Jazz Guitar Chords: 3 Easy Basics

guitarnotesforbeginnersMany instrumentalists enjoy playing jazz because it allows you to be creative, both with accompanying chords and melodic soloing. There are many great jazz songs available, but in most cases, those playing the music prefer to supplement the made song into their own by using their own melodies and chords, which is why any great jazz player should know a lot of chords. Udemy offers many courses that can help you learn to play jazz guitar.

Learning to play jazz guitar chords can seem daunting, even if you already know how to play the guitar. Jazz chords are different than other guitar chords. However, if you know these and can play them already well, moving into jazz isn’t as hard as you might thing. You simply need to know a few easy chords called “Seventh chords”. Learning these chords will help you play jazz and start learning bigger chords as well.

Major Seventh Chord

The major Seventh is built from the Seventh, Fifth, Third and First notes of the major scale, and tends to best capture the jazz sound. Because it is a major chord, it sounds “happier”, but it is still mellow and has a touch of melancholy to it. If you want to know more about chords, consider enrolling in a course such as Udemy’s How to Play Every Open Major & Minor Guitar Chord to gain a full understanding of how chords work.

It is important to improvise new chord shapes, and the one that the Major Seventh chord uses is the “shell chords”. These leave out the fifth degree and provides us with the first, third and seventh degrees.

The above example is the G Major Seventh Chord. The first shape (the black one) is the root of the chord and is in the G position. You can see this is on the sixth string. If you will play this chord with your right hand, use your thumb for the low note (black one circle) and the index and middle fingers for the other two. The trick is to only pluck those three notes and no others, otherwise the sound will not be correct. Remember, you must hold down the correct strings and pluck just those notes.

It is important to be able to read a chord diagram, like the one above, because this is how music is written for any kind of guitar. The chord itself is shown with the black circles. The numbers inside the black dots tell you which fingers to use. The x’s to the side tell you not to hit those strings.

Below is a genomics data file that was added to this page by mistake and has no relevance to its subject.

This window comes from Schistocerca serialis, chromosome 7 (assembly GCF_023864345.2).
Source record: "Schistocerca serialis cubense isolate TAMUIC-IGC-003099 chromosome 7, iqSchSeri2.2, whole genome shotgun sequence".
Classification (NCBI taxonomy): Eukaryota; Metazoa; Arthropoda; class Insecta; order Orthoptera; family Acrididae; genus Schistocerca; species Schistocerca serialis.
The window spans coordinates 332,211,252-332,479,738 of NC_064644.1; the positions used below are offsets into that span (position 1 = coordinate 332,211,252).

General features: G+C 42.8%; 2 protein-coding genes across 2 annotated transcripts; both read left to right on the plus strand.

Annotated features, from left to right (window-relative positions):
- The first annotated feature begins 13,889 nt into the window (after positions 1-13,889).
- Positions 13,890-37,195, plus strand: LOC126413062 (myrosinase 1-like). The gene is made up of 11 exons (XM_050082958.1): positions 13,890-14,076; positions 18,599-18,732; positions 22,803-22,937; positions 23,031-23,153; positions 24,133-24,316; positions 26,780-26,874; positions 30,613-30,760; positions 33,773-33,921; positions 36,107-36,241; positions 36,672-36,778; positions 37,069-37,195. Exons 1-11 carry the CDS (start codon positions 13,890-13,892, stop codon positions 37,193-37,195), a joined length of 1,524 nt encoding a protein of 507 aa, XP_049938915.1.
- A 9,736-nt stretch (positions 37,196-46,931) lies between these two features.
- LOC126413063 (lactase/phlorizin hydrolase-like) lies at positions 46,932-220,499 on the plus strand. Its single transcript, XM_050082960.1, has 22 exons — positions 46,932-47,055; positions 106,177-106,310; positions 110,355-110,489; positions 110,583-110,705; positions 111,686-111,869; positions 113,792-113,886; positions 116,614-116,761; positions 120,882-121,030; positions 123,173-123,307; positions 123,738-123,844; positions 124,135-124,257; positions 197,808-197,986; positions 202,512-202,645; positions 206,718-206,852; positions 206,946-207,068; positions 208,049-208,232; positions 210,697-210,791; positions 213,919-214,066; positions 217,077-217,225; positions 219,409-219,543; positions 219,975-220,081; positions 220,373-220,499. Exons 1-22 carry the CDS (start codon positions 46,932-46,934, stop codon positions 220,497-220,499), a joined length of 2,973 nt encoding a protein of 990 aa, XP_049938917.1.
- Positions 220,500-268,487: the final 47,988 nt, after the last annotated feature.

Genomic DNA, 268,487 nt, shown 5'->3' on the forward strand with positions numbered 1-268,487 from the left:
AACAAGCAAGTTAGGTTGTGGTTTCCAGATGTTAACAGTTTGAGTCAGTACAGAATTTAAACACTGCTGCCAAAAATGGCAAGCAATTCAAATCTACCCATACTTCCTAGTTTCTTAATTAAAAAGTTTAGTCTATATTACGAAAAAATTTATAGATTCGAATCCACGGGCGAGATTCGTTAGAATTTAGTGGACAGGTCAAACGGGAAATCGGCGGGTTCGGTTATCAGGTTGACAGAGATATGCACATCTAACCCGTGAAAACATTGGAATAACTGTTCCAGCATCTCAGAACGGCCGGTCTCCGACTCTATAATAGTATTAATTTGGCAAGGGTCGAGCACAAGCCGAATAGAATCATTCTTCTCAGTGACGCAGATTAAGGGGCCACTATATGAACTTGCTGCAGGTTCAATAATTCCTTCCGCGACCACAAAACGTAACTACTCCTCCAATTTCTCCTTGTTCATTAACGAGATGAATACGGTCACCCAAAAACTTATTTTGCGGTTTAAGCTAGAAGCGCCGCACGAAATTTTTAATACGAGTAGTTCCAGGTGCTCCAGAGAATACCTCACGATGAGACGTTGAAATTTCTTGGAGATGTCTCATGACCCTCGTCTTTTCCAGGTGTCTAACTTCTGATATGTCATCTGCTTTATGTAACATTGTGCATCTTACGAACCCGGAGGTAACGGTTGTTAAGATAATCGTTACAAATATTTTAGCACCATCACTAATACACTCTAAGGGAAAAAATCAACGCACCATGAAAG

The above example is also a shell chord, but is in the key of C. The root chord is the black circle labeled “2” in this case.

You can practice moving between the G and C Major Seventh Chords above and move the fingers around on the fret to hear the different sounds. You will hear that it sounds jazzy.

Dominant Seventh Chord

The dominant seventh chord sounds very bluesy and most of the blues songs available now only use the dominant seventh chord, in different keys. This chord is built from the flat seventh note, regular fifth, third and first notes from the major scale, again leaving out the fifth degree. These are denoted as “G7 or C7”.

Try finding a G7, C7, and D7 dominant seventh chord and switch between them all using different combinations. Many people tend to play the G7 with a sixth string root shape and both the C7 and D7 with the fifth string root shape.

Minor Seventh Chord

This chord has more mellow tones than a regular minor chord, and can be used in place of any minor chord you see to provide a jazzier feel to the music. However, these chords tend to sound more dramatic than other minor chords, so err on the side of caution until you learn to hear the subtle differences between the Minor Seventh and other minor chords.

This chord is built from the first, flat third, fifth, and flat seventh degrees of the major scale, though you still only use three fingers to play the chord. This chord is denoted as m7, and you will most likely see the key written first as a capital letter, such as this: Gm7.

As practice, use the Am7, Em7, and Dm7 chords in different ways to hear a minor blues sound.

Understanding Chord Shapes

A chord shape is simply moving your fingers along the guitar neck and playing in different frets. It seems simple, but you must remember the actual chord to play and where fingers are to be lined up; then move up and down the frets, keeping your fingers in the same position.

It is also easiest to play one chord shape and then play another chord shape close to the first. This way, your fingers aren’t moving up and down the guitar neck more than needed. However, once you get used to the hand movements required to play chord shapes in different frets, you can play at one end, then move to the other end of the guitar, though doing so a lot will get tiring.

In essence, each chord shape has two choices. These choices include the key you play in and the fret you choose.

As stated before, jazz is about creativity, so use your imagination and come up with your own chords. To do this, take three to four chords from your key and switch between them using the jazz shell chords. For example, in G major, you can use Gmaj7, Bm7, Am7, Cmaj7, D7 and Em7. Move through each of these in any order you choose and then move to a different fret and continue. This allows you to practice and hear. After a while, you will come up with your own favorite choices based on what sounds good to you.

This may seem slightly difficult, but it is just because you need practice. Explanations can be given about the different keys, different chords, etc., but until you actually start playing them and hearing their differences, you won’t understand what people are talking about.

Just remember, in jazz, there is very little you could do that would be “wrong”, because jazz is all about being unique. If you want to learn more about jazz guitar or any other guitar lessons, head over to Udemy. Udemy has one of the most comprehensive programs online when it comes to learning how to play jazz guitar chords.